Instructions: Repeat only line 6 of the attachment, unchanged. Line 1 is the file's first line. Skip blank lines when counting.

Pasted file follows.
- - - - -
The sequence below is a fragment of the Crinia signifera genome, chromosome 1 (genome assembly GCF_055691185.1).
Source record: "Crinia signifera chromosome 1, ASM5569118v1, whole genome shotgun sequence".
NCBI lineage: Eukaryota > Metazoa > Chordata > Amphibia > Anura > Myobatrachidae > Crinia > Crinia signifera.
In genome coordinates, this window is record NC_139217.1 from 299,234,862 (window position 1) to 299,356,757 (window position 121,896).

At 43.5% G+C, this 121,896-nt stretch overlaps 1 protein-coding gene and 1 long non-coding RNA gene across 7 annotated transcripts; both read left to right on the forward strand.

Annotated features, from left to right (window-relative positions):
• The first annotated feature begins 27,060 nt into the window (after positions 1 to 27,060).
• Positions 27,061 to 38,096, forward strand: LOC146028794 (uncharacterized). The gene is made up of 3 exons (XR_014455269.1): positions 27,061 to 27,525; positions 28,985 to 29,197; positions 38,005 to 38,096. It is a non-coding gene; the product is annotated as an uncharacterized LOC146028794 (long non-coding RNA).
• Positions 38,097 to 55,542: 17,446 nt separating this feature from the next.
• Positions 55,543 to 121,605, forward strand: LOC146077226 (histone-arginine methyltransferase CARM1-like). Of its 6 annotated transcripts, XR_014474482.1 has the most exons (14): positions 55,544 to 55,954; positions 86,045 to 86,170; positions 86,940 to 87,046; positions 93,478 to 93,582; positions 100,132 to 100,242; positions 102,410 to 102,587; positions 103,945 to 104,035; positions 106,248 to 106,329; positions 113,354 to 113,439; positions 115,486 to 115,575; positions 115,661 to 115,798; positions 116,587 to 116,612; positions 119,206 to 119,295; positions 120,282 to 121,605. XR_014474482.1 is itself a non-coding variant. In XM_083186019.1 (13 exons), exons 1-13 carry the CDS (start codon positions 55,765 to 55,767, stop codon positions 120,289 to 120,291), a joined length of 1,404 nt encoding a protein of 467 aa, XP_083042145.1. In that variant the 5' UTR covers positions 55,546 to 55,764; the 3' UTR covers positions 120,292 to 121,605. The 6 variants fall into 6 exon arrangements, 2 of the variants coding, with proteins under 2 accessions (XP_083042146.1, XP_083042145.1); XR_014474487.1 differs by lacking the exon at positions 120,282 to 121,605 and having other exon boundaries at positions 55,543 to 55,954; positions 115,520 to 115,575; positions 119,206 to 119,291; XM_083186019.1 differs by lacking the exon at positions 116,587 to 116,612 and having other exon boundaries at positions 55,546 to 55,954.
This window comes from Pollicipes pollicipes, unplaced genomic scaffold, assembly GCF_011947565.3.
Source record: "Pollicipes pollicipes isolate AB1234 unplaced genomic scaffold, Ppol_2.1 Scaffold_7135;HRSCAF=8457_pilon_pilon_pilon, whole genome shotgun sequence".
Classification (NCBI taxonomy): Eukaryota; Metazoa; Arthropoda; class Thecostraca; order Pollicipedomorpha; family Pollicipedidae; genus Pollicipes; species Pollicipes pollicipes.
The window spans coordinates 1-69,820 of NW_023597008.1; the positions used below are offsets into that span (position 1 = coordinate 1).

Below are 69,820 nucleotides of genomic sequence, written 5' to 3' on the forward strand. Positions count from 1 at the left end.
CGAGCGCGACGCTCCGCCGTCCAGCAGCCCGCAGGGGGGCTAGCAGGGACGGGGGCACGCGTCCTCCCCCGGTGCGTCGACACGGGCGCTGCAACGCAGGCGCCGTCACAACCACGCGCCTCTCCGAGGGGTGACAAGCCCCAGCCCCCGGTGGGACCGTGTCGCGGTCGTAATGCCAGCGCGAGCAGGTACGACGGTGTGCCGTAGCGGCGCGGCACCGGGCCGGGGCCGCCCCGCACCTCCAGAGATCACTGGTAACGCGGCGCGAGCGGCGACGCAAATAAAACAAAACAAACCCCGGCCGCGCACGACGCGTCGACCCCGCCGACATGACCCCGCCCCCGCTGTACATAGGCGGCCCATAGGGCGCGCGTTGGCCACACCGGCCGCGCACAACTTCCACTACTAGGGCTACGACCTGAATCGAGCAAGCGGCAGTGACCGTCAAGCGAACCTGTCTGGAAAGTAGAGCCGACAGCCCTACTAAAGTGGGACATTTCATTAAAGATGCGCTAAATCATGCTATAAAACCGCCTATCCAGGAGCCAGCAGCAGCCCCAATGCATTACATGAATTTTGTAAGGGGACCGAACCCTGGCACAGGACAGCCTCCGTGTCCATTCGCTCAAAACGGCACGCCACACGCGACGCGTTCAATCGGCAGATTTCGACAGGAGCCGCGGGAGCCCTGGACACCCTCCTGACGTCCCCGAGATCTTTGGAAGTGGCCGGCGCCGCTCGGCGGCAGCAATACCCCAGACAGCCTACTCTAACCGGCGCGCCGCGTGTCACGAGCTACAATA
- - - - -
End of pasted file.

Annotated features, from left to right (window-relative positions):